Last time, we looked at the rides of Deanna Troi, Jean-Luc Picard, and Spock. This week, let’s check in with the original captain, the guy with the positronic brain, and the first Klingon to serve in Star Fleet. As before, we’re looking at production vehicles. Also, we’re assuming these guys don’t have budget issues.
James T. Kirk
What can you say about a guy who has saved everyone in the universe a dozen times over? He’s brash, brilliant, solidly egotistical, and inarguably cool. Kirk is a guy who values power and prestige—and he likes company. Kirk’s a talker, and thrives in front of an audience, so he needs a real back seat. For him, I choose a big, fast sedan. Something that’s a little less subdued than a Mercedes, but not quite so baroque or ponderous as a Rolls-Royce. For the man who beat Khan, I pick the Bentley Continental Flying Spur Speed. The car’s boisterous five-word name alone pays tribute to a man whose legend is larger than life. With 600 horsepower on tap, the Flying Spur gets about as close to warp speed as any land-based vehicle should. And with space for an audience, Kirk can regale a small entourage with tales of green-lady conquests and evenings laced with Romulan ale.
Yeah, they live in space, but they have to come down sometime, right? Here we ask ourselves simply, “If the crew of the Enterprise needed wheels today, what would they buy?” Today, we look at two members of the Enterprise D crew as well as a legend from the original warp-ready vessel. It may be a while before we get to Quark or T’Pau, but we probably will.
Counselor Deanna Troi
As a Betazoid, Counselor Troi has the ability and predisposition to communicate through nontraditional means. Likely she would, despite its detractors, embrace the MyFord Touch suite of control tools as a step toward more open relations between crew and vessel. Also, given Troi’s willingness to sport the occasional, rather-flattering non-regulation jumpsuit, we can assume a certain appreciation for things subtly on the more expressive side. Because she’ll need rear-seat space for group therapy sessions, I’m putting Troi in a Ford Taurus SHO. The car’s taut lines hint gently at the potential beneath the calm surface, and the over-the-top level of vehicle-to-humanoid communication options are just what the empath ordered.
The Batmobile didn’t originate in a secret research center of Wayne Industries, but instead began in the styling studios of Ford’s Lincoln-Mercury Division. The Caped Crusader’s vehicle actually started life as the Lincoln Futura concept car.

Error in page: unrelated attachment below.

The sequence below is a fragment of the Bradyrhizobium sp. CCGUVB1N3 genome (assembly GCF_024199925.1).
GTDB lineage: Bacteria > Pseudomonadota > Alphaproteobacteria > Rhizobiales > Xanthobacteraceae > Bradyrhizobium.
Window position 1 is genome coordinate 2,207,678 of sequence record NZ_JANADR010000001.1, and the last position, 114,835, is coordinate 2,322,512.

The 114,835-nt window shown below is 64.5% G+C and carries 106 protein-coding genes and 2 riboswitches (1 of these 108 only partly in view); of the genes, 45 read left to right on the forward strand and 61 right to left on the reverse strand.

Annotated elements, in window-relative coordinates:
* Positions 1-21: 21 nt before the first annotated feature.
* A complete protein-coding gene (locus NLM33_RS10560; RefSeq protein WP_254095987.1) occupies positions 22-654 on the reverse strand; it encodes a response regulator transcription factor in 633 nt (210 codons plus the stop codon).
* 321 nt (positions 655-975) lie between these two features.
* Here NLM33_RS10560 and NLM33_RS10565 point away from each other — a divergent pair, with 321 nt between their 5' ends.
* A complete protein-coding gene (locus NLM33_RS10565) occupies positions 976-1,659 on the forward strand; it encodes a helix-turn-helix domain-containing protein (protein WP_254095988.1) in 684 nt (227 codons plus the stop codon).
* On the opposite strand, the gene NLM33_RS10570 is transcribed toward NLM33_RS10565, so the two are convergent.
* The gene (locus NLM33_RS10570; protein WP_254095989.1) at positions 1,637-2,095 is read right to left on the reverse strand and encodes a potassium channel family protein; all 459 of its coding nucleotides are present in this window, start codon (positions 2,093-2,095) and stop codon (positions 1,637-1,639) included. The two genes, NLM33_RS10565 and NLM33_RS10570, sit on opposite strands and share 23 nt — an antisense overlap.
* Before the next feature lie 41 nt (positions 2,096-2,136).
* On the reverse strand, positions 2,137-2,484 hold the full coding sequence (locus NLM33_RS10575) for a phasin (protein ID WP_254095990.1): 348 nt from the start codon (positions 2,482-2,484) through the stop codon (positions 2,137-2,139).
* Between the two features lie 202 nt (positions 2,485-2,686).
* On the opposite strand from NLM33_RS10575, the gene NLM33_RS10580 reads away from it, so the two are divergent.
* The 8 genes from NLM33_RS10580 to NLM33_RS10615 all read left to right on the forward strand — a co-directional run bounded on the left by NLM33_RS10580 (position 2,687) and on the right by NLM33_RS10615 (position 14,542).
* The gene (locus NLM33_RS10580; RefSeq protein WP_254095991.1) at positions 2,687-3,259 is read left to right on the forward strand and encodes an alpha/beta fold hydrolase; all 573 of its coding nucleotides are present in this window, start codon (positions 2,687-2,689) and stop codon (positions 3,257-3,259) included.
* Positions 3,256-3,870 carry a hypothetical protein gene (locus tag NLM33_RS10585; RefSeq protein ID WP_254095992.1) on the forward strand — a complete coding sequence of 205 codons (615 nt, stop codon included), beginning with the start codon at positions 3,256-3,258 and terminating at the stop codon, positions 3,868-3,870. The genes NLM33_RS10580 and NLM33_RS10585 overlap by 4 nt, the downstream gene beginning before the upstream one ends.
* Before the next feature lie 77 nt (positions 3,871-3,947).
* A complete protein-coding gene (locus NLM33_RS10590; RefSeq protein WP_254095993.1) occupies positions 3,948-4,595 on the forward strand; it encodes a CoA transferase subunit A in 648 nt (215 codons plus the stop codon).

A true child of the Fifties, Futura had jetfighter-inspired styling, with fins and a Plexiglas canopy. Even though the Plexiglas roof panels of the 1954-55 Ford Skyliner and Mercury Sun Valley had baked their occupants, stylists still believed that bubble-top cars were the future. Ghia coachbuilders of Italy turned Lincoln’s design into metal. Unlike some show cars that have to be pushed on stage, the Futura actually ran.
The Ghia-built body rode on a modified 1953 Lincoln frame complete with a 317.5-cid Lincoln V8. Although Lincoln claimed 330 horsepower for the Futura, it’s not known if they made any modifications to the stock 205-hp mill.
When you drive a Nissan Leaf or some other all-electric car, you’re always in danger of running out of charge on the road. And if you run out, you’re screwed. There’s no such thing as a portable charger. Unless you can push the car to an electrical outlet, you’re stranded until a truck arrives to haul it to a charging station.
Electric vehicle owners are said to suffer from “range anxiety,” meaning the fear of running out of charge and being stranded. I drove a Leaf for a few days and I began to experience range anxiety dreams. Tossing and turning in a cold sweat, I envisioned myself being stranded . . .
Unless you’re a serious rock ’n’ roll aficionado, the name Jim Peterik might not ring a bell. Remember the Survivor song “Eye of the Tiger”? Of course you do . . . and now you’re probably humming it. Well, Jim cowrote that song as a founding member of Survivor. And prior to the success of “Eye of the Tiger,” Jim penned another memorable hit with his first band The Ides of March—the rollicking 1970 tune “Vehicle.” He’s had a hand in many other Top 40 hits over the years as well, working with artists such as .38 Special and Sammy Hagar. These days, Jim remains incredibly active as a musician, songwriter, and producer. He performs regularly with a handful of bands and enjoys working with new talent on his own label, World Stage International.
Turns out that Jim is also a car guy, and Consumer Guide Automotive recently enjoyed an exclusive peek at his, uh, vehicles. We tagged along with our longtime friends (and legendary Chicago radio hosts) Steve King and Johnnie Putman as Jim graciously gave us a tour of his collection and suburban Chicago home.